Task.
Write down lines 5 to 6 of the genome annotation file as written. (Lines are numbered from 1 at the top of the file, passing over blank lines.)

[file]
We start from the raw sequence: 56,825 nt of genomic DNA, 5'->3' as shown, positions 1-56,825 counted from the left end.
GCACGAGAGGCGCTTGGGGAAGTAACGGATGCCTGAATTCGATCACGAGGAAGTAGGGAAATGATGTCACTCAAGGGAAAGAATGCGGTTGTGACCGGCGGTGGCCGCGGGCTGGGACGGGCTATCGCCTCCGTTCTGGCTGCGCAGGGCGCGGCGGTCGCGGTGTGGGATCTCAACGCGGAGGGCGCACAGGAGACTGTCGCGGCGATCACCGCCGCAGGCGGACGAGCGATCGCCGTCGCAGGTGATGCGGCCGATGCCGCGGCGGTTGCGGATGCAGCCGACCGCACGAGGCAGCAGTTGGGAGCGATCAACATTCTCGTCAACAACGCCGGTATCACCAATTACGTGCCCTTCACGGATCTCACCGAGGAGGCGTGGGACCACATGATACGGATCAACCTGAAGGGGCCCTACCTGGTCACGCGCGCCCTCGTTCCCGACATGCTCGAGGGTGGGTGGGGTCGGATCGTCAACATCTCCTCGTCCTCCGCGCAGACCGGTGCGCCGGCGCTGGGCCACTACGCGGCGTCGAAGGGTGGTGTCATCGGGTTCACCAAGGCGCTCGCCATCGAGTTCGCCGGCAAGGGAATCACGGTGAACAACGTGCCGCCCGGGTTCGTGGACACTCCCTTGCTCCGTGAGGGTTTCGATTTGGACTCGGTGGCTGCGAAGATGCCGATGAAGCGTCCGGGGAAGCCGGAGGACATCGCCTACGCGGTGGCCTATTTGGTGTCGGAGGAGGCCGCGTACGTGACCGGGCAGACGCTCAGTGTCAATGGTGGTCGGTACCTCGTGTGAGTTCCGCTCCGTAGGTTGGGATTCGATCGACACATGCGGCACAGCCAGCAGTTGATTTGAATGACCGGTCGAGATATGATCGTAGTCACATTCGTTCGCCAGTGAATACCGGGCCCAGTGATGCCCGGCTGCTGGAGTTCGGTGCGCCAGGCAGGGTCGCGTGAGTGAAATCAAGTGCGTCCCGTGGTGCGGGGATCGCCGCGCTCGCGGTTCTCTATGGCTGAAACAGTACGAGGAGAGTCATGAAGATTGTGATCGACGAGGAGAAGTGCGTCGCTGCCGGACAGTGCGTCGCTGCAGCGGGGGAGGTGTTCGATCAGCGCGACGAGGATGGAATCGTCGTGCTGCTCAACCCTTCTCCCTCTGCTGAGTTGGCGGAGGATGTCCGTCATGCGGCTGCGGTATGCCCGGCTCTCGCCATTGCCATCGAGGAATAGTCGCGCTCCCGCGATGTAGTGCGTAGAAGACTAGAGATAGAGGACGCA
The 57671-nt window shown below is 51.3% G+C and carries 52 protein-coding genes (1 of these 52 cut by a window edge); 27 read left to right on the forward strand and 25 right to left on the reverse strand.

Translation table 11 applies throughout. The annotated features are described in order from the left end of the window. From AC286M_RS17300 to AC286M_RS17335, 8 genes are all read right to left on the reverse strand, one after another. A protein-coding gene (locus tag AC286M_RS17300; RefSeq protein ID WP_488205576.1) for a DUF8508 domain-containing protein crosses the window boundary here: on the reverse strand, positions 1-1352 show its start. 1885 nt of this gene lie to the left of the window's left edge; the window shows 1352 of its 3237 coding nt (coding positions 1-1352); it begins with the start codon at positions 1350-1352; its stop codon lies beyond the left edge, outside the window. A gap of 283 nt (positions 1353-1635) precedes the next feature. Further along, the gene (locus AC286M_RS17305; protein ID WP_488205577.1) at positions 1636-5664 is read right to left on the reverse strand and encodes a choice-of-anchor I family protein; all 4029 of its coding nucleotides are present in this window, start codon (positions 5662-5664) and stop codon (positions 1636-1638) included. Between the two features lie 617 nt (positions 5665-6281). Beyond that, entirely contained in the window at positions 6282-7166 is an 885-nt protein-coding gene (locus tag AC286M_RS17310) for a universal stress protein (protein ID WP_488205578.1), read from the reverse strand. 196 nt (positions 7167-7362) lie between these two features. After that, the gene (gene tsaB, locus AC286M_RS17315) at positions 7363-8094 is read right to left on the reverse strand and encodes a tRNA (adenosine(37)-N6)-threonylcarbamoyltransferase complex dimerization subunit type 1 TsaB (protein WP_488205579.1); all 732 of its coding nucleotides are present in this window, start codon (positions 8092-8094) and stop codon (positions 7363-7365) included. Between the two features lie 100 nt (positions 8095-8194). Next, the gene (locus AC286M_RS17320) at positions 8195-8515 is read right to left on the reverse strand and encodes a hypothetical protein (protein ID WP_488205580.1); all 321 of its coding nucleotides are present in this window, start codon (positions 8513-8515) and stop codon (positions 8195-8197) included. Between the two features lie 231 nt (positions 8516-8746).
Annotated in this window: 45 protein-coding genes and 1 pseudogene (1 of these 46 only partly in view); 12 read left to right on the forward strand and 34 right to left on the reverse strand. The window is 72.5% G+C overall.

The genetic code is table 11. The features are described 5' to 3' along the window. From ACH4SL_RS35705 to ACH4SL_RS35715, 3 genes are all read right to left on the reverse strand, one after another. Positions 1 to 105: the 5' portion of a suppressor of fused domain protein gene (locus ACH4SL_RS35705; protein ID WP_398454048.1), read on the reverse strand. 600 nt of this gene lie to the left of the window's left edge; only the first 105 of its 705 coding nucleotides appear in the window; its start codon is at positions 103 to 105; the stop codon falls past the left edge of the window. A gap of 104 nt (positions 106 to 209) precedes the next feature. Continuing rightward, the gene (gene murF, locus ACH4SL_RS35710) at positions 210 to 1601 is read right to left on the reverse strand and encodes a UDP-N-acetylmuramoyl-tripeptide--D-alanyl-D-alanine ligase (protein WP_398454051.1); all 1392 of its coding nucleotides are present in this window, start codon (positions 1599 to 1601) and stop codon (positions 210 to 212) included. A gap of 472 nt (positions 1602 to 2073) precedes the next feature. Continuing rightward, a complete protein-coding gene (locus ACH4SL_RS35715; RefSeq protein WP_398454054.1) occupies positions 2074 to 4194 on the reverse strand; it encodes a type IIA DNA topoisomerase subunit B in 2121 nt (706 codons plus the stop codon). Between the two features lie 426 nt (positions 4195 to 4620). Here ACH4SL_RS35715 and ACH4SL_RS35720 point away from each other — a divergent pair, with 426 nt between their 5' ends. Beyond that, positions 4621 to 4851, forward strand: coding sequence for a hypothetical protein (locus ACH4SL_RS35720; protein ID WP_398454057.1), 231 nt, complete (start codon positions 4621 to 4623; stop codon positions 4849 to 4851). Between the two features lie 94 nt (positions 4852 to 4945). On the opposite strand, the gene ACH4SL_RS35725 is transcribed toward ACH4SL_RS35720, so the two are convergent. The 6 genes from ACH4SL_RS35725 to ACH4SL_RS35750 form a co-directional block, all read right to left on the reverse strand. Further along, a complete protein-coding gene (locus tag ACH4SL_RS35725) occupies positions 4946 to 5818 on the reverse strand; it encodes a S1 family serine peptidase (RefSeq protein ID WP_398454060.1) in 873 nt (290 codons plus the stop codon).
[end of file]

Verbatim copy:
Annotated in this window: 45 protein-coding genes and 1 pseudogene (1 of these 46 only partly in view); 12 read left to right on the forward strand and 34 right to left on the reverse strand. The window is 72.5% G+C overall.

The genetic code is table 11. The features are described 5' to 3' along the window. From ACH4SL_RS35705 to ACH4SL_RS35715, 3 genes are all read right to left on the reverse strand, one after another. Positions 1 to 105: the 5' portion of a suppressor of fused domain protein gene (locus ACH4SL_RS35705; protein ID WP_398454048.1), read on the reverse strand. 600 nt of this gene lie to the left of the window's left edge; only the first 105 of its 705 coding nucleotides appear in the window; its start codon is at positions 103 to 105; the stop codon falls past the left edge of the window. A gap of 104 nt (positions 106 to 209) precedes the next feature. Continuing rightward, the gene (gene murF, locus ACH4SL_RS35710) at positions 210 to 1601 is read right to left on the reverse strand and encodes a UDP-N-acetylmuramoyl-tripeptide--D-alanyl-D-alanine ligase (protein WP_398454051.1); all 1392 of its coding nucleotides are present in this window, start codon (positions 1599 to 1601) and stop codon (positions 210 to 212) included. A gap of 472 nt (positions 1602 to 2073) precedes the next feature. Continuing rightward, a complete protein-coding gene (locus ACH4SL_RS35715; RefSeq protein WP_398454054.1) occupies positions 2074 to 4194 on the reverse strand; it encodes a type IIA DNA topoisomerase subunit B in 2121 nt (706 codons plus the stop codon). Between the two features lie 426 nt (positions 4195 to 4620). Here ACH4SL_RS35715 and ACH4SL_RS35720 point away from each other — a divergent pair, with 426 nt between their 5' ends. Beyond that, positions 4621 to 4851, forward strand: coding sequence for a hypothetical protein (locus ACH4SL_RS35720; protein ID WP_398454057.1), 231 nt, complete (start codon positions 4621 to 4623; stop codon positions 4849 to 4851). Between the two features lie 94 nt (positions 4852 to 4945). On the opposite strand, the gene ACH4SL_RS35725 is transcribed toward ACH4SL_RS35720, so the two are convergent. The 6 genes from ACH4SL_RS35725 to ACH4SL_RS35750 form a co-directional block, all read right to left on the reverse strand. Further along, a complete protein-coding gene (locus tag ACH4SL_RS35725) occupies positions 4946 to 5818 on the reverse strand; it encodes a S1 family serine peptidase (RefSeq protein ID WP_398454060.1) in 873 nt (290 codons plus the stop codon).